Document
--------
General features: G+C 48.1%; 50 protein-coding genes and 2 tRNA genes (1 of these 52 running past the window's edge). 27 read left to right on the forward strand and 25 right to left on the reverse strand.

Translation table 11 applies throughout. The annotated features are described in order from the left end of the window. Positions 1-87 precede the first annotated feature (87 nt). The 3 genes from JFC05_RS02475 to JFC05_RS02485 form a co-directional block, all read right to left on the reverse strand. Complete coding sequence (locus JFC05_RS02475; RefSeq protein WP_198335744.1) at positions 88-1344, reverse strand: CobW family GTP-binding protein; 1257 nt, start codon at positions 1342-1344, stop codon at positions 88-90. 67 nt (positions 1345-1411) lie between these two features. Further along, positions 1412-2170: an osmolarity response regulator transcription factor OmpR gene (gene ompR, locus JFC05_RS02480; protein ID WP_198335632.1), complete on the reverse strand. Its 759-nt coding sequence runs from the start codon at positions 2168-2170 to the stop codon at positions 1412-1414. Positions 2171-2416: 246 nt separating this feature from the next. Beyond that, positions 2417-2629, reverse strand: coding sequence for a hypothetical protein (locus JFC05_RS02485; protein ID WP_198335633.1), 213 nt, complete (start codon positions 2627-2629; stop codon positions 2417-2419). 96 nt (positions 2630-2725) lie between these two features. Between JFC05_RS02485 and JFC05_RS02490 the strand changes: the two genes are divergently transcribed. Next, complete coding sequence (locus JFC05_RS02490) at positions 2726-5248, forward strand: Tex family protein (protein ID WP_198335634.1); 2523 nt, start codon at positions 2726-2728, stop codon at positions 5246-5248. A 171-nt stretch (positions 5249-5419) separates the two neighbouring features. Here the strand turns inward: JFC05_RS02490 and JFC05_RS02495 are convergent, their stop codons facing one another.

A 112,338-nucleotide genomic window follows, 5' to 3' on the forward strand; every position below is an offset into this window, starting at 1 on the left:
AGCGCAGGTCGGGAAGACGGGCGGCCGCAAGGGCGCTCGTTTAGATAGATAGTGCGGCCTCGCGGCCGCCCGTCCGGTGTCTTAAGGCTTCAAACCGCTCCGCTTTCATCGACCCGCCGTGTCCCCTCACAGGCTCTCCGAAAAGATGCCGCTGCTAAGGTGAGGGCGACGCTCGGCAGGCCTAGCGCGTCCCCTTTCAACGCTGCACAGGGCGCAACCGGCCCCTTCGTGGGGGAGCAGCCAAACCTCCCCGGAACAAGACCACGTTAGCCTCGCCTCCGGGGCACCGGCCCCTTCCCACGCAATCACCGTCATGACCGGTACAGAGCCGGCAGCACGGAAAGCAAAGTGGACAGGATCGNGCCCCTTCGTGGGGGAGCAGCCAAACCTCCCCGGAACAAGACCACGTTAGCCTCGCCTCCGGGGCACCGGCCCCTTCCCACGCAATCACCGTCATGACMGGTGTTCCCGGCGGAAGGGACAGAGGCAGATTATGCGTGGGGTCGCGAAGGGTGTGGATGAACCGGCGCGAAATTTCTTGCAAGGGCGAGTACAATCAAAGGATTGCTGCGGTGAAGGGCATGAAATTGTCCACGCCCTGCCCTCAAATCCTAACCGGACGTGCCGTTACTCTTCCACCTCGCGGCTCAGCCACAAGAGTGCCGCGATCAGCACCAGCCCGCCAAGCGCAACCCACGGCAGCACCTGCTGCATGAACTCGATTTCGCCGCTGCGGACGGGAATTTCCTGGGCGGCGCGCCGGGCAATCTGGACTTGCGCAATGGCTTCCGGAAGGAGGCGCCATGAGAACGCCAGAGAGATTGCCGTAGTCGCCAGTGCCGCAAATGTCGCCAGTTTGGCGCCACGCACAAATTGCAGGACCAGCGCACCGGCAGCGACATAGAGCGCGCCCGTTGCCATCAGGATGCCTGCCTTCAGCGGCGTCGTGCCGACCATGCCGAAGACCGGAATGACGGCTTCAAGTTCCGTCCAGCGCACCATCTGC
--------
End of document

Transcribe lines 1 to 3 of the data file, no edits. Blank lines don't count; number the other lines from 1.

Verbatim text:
General features: G+C 48.1%; 50 protein-coding genes and 2 tRNA genes (1 of these 52 running past the window's edge). 27 read left to right on the forward strand and 25 right to left on the reverse strand.

Translation table 11 applies throughout. The annotated features are described in order from the left end of the window. Positions 1-87 precede the first annotated feature (87 nt). The 3 genes from JFC05_RS02475 to JFC05_RS02485 form a co-directional block, all read right to left on the reverse strand. Complete coding sequence (locus JFC05_RS02475; RefSeq protein WP_198335744.1) at positions 88-1344, reverse strand: CobW family GTP-binding protein; 1257 nt, start codon at positions 1342-1344, stop codon at positions 88-90. 67 nt (positions 1345-1411) lie between these two features. Further along, positions 1412-2170: an osmolarity response regulator transcription factor OmpR gene (gene ompR, locus JFC05_RS02480; protein ID WP_198335632.1), complete on the reverse strand. Its 759-nt coding sequence runs from the start codon at positions 2168-2170 to the stop codon at positions 1412-1414. Positions 2171-2416: 246 nt separating this feature from the next. Beyond that, positions 2417-2629, reverse strand: coding sequence for a hypothetical protein (locus JFC05_RS02485; protein ID WP_198335633.1), 213 nt, complete (start codon positions 2627-2629; stop codon positions 2417-2419). 96 nt (positions 2630-2725) lie between these two features. Between JFC05_RS02485 and JFC05_RS02490 the strand changes: the two genes are divergently transcribed. Next, complete coding sequence (locus JFC05_RS02490) at positions 2726-5248, forward strand: Tex family protein (protein ID WP_198335634.1); 2523 nt, start codon at positions 2726-2728, stop codon at positions 5246-5248. A 171-nt stretch (positions 5249-5419) separates the two neighbouring features. Here the strand turns inward: JFC05_RS02490 and JFC05_RS02495 are convergent, their stop codons facing one another.

A 112,338-nucleotide genomic window follows, 5' to 3' on the forward strand; every position below is an offset into this window, starting at 1 on the left: